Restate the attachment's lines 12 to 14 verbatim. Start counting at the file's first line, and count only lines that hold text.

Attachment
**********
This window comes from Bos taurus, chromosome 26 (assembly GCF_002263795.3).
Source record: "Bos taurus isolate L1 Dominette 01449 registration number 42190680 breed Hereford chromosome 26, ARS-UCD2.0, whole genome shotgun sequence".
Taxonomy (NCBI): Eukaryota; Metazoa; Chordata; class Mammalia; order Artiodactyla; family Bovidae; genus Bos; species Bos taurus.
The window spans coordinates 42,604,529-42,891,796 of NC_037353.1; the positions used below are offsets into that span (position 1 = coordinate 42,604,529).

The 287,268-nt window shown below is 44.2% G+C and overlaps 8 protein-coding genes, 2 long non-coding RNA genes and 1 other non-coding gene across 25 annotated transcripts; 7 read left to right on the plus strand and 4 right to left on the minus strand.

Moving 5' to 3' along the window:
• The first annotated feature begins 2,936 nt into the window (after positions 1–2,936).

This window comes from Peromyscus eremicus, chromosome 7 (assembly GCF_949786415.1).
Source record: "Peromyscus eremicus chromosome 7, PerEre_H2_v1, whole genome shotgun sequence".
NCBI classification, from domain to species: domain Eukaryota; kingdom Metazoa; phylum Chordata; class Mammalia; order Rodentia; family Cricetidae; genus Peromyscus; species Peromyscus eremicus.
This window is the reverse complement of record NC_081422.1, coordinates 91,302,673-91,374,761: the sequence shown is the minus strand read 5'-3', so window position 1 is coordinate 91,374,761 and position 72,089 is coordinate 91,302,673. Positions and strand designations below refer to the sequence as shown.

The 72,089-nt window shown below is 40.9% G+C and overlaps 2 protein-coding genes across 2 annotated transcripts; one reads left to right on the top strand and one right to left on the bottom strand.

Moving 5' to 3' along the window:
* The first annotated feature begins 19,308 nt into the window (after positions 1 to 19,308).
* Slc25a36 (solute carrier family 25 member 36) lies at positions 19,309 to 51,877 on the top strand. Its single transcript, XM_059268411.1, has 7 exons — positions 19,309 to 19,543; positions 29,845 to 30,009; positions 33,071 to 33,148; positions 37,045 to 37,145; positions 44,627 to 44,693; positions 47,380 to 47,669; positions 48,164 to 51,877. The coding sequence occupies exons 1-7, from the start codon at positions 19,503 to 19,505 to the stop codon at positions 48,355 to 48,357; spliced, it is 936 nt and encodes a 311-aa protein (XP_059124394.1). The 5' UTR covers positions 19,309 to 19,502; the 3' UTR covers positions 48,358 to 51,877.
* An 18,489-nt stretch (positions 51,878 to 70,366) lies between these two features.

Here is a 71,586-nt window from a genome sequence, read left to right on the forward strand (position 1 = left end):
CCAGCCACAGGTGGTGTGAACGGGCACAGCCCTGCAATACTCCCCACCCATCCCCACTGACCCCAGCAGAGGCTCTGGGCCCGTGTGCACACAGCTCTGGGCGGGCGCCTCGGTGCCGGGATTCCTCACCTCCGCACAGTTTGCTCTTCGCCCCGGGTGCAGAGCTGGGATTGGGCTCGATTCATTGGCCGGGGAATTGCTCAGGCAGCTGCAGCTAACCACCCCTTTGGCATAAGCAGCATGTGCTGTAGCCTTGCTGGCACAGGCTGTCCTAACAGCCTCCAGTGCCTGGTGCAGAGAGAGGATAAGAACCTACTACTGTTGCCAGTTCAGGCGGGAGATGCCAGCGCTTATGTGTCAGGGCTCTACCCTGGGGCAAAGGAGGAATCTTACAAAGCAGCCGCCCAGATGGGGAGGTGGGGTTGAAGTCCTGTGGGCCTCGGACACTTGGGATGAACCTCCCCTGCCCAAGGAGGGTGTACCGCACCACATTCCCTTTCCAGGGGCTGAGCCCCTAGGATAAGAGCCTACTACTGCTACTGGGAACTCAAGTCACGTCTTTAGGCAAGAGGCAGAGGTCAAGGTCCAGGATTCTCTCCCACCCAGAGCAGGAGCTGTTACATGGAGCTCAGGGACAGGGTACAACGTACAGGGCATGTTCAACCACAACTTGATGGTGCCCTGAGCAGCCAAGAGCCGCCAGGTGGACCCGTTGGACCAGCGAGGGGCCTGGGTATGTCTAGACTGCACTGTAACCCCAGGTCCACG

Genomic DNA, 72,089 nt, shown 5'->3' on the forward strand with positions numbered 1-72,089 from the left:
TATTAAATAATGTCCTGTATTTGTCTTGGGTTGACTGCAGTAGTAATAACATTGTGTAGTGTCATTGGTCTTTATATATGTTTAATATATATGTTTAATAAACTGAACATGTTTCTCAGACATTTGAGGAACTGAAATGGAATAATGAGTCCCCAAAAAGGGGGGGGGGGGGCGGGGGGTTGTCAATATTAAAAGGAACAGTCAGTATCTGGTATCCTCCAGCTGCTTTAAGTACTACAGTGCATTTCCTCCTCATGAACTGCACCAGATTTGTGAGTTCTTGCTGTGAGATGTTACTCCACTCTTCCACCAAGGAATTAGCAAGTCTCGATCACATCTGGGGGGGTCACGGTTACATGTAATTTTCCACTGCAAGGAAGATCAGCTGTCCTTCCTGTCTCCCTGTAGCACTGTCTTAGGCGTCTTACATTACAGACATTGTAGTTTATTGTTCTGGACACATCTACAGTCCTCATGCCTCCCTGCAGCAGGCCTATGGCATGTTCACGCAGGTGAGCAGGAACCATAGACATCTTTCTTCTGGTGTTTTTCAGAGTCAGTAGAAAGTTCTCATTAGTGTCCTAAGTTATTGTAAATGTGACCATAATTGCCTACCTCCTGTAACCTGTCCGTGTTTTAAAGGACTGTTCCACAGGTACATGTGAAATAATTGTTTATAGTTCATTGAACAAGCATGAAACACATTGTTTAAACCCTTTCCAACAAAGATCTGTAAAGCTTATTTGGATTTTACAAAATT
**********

The 72,089-nt window shown below is 40.9% G+C and overlaps 2 protein-coding genes across 2 annotated transcripts; one reads left to right on the top strand and one right to left on the bottom strand.

Moving 5' to 3' along the window:
* The first annotated feature begins 19,308 nt into the window (after positions 1 to 19,308).